Art Festivals, Graded Papers, and a Search for the Balance of Idea and Image

8 x 10" watercolor created during a festival

8 x 10″ watercolor created during a festival

As soon as we have the thing before

            our eyes, and in our hearts an ear

            for the word, thinking prospers.

Martin Heidegger, “The Thinker as Poet”

The artist is the origin of the work.   The work is the origin of the artist.  Neither is without the other.  Nevertheless, neither is the sole support of the other.  In themselves and in their interrelations artist and work are each of them by virtue of a third thing which is prior to both, namely that which also gives artist and work of art their names—art.

Martin Heidegger, “The Origin of the Work of Art”

Again, a lengthy hiatus has inserted itself between my blog posts.  I participated in a three-day art festival last weekend where there was no wi-fii available for posting on the blog, and the twelve-hour days left me wasted each night–too wasted to write and post to the blog.  I lost plenty of sleep, though the festival was a success.  And then . . . I was greeted by a week where the public school was ending its six-week grading session and the university was entering its first cycle of unit exams.  So, I was covered up by educational “wing-nut” details all week.  Now, with the weekend drawing near, my grading is (nearly) caught up and I have some leisure creative time.

I am drinking deeply from the Heidegger springs today.  I will be facing three consecutive weekends of art festivals and will find it difficult to paint (the art “business” certainly disrupts the art “making”) and perhaps even difficult to think, read and journal.  But I’ll work my hardest to preserve the balance, because these are the areas where I truly live.  The best part of my creative life flourishes when I am able to move back and forth between literature and art, between ideas and images, between writing and painting.  Both of these realms feed off of each other, and when both are nurtured, my personal life is at its best.  A real eudaimonia pulsates, and I am truly at my happiest.  This past week, it has been difficult recovering this.

At the time of this posting, I am about halfway through The Autobiography of William Carlos Williams.  I also find myself wishing I could have been part of that physician’s circle.  He was always finding his inspiration from daily encounters, and from the world of art: “What were we seeking?  No one knew consistently enough to formulate a ‘movement.’  We were restless and constrained, closely allied with the painters.  Impressionism, dadaism, surrealism applied to both painting and the poem.”  Today I find myself moved by my visual encounters of daily life and by the printed word.  I have wished for years that I could be part of a “circle” of creative spirits that fed off of ideas as well as images, literature as well as other paintings.  So far, it hasn’t happened.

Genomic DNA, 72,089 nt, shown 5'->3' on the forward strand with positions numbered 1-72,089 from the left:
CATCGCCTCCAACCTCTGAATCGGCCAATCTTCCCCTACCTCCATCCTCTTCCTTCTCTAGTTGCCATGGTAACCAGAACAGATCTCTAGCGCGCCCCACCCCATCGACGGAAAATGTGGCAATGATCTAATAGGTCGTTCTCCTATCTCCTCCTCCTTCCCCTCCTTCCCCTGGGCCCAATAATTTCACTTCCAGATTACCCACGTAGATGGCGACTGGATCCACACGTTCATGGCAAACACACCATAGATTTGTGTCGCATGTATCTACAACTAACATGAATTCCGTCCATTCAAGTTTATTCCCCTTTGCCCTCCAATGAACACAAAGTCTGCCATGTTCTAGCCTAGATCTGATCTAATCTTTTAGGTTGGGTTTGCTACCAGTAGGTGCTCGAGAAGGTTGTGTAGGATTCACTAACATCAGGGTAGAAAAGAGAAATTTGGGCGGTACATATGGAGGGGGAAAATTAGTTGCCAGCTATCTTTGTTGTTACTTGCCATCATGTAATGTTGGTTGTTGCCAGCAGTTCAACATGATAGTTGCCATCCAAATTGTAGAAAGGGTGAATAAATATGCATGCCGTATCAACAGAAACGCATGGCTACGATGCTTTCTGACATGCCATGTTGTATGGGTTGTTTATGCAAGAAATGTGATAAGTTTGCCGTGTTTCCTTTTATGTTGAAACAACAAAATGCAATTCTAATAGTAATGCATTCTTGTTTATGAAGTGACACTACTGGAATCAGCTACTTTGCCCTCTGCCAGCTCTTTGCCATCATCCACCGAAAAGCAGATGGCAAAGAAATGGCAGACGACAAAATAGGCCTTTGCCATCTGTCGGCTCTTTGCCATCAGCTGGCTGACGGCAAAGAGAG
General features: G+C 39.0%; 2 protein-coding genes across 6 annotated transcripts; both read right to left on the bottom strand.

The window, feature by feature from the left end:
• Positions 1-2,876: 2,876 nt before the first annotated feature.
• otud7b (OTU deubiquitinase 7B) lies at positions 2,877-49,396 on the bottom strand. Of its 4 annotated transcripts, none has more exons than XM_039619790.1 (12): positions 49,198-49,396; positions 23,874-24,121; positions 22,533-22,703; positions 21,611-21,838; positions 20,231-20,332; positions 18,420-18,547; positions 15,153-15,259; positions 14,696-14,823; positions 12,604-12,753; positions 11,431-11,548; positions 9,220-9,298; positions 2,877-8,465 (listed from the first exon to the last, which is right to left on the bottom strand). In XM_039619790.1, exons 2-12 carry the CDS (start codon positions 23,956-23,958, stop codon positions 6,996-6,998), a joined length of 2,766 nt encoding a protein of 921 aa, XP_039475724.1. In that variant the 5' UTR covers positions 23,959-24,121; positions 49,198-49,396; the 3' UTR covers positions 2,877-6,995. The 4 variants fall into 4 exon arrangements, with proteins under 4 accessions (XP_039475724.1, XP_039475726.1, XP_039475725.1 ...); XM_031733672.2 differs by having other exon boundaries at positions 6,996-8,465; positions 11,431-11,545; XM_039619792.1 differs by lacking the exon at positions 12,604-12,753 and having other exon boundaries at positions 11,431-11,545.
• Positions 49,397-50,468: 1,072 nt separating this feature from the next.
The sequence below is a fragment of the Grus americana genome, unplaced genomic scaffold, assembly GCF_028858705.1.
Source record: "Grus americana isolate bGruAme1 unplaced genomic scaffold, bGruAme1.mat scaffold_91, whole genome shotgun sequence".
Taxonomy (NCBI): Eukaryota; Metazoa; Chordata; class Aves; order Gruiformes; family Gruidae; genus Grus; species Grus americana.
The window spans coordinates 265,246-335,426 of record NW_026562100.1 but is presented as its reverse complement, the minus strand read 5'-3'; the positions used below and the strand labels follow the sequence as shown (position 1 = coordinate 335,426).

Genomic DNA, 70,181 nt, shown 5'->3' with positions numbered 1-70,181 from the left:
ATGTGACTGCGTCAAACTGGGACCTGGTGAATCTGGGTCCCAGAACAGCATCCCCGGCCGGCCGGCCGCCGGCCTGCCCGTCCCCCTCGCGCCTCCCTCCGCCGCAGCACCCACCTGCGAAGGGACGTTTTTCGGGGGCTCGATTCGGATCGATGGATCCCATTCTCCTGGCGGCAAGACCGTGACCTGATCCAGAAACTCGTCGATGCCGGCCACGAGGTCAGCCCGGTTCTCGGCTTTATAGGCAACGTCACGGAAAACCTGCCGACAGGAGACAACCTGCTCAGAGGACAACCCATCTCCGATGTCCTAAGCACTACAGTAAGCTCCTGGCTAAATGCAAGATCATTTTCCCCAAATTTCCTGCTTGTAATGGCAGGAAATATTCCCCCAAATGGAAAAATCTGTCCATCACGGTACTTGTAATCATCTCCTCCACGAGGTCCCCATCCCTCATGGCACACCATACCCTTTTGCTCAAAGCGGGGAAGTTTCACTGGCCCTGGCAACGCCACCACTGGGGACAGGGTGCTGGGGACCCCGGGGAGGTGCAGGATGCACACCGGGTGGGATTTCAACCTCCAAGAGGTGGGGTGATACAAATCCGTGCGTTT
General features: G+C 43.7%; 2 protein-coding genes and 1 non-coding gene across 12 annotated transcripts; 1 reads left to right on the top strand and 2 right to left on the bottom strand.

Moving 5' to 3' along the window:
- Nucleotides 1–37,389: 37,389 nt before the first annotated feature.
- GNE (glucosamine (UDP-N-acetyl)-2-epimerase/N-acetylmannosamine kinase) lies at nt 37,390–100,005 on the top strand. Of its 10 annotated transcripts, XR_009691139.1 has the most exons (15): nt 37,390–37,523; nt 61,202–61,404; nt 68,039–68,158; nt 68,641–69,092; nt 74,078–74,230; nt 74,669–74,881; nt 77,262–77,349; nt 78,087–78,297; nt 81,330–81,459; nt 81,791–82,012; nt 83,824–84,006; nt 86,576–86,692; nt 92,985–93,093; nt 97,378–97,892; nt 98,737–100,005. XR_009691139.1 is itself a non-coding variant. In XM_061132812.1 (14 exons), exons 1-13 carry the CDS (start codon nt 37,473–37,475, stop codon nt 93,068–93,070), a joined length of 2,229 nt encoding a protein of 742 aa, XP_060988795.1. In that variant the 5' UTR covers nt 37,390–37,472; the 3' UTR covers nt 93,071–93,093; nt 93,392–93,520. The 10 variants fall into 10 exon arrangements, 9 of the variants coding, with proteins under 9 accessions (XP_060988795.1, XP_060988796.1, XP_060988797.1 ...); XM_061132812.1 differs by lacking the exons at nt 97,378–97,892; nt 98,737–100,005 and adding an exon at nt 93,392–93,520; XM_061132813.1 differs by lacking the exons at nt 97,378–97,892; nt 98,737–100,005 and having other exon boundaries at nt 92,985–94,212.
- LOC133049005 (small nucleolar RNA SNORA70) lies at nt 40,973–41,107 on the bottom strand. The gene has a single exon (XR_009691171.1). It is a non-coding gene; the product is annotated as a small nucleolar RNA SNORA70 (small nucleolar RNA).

One reason I draw so much inspiration from the work of Corey Aber ( is because I see in him that perfect contemporary blend of literature and art.  He is both an accomplished writer and painter, never satisfied with where he is, but always learning new things, always exploring new vistas, and exuding a felicity of life fed by these impulses.  I wish he lived in my neighborhood, but I’m grateful through the blog to be connected to his quest.

Thanks for reading.

I paint in order to remember.

I journal when I feel alone.

I  blog to remind myself that I am not alone.


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4 Responses to “Art Festivals, Graded Papers, and a Search for the Balance of Idea and Image”

  1. coreyaber Says:


    Thank you for the call out! I know the feeling and share the sentiment. As you know, I get a lot out of your blog. Thanks to blogging, we are forming our circle.

    Artistic community is such a motivator. It’s funny, I am very fortunate to have a mini community in my house, being married to a RISD grad and freelance designer, but then we long for a larger community.Then we realize my mom(a writer), and my dad (a designer), and all our friends from college, are a broader community. Then we all together wish for more of a community. It’s that sense if studio life we enjoyed in college– everyone working side by side late into the night (I was fortunate to tag along a lot and learned so much). Those days will never quite come back. Though, as if living out a nostalgic moment, we are off tonight to install one of her designs.That will bring back the old feeling for a little bit.

    Glad you posted again. I owe a post soon. Been focused on design work this week more than art, though. Some thoughts on that to come. Good luck with the shows.


    • davidtripp Says:

      Thank you, Corey. Your blogs are always a source of inspiration to me–both your writing and your watercolor endeavors. Keep it up, and best of luck in your quest. Thanks for including me in your circle.


  2. Linda Halcomb Says:

    This is a very thought provoking post. I see your paintings as being very literal. As being clean, straight and true (who does that remind you of?) Lovely painting and glad you broadened my horizon today. Stay healthy, stay rested, stay strong…


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